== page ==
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Two identical instruments have been developed for use in the field to make radiometric measurements. They have been described as spectropolarimeters because of their ability to make polarization measurements in narrow spectral passbands. They have been used as part of a NASA sponsored project to monitor the spectral and temporal response of the thematic mapper satellites. These satellites allow many natural and man-tended resources to be monitored over years of time, thus allowing their use to be planned for in the future. The dissertation discusses the design, fabrication, testing and absolute radiometric calibration of these spectropolarimeter instruments. The outstanding feature of these instruments are that they have been calibrated absolutely, for radiance measurements, to an accuracy of 2% - 3%, in the range of 400 nm to 1040 nm over selected spectral passbands. Previously, field measurements were considered good if they had an absolute accuracy of 10%, implying that the present accuracies are advancing the state-of-the-art for field instrument calibrations. These improved accuracies are the result of using two recently developed calibration standards, both of which use detector based methods. These standards are the Electrically Calibrated Pyroelectric Radiometer (ECPR), and the QED-100 quad detector. The end of the dissertation discusses the attempts made to verify that the accuracies claimed are indeed valid, and it is the author's belief that these accuracies have been verified completely.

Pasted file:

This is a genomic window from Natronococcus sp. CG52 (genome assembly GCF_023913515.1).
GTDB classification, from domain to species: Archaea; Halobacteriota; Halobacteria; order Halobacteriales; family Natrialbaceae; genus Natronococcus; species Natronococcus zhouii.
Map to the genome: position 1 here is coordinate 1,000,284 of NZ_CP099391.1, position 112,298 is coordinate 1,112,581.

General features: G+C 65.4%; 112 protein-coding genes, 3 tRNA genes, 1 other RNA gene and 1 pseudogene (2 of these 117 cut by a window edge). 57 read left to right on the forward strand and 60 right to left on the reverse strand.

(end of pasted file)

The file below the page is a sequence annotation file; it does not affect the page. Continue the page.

Date January 1985
ContributorsSlater, Philip N., Palmer, James M.
PublisherThe University of Arizona.
Source SetsUniversity of Arizona
Detected LanguageEnglish
Typetext, Dissertation-Reproduction (electronic)
RightsCopyright © is held by the author. Digital access to this material is made possible by the University Libraries, University of Arizona. Further transmission, reproduction or presentation (such as public display or performance) of protected items is prohibited except with permission of the author.

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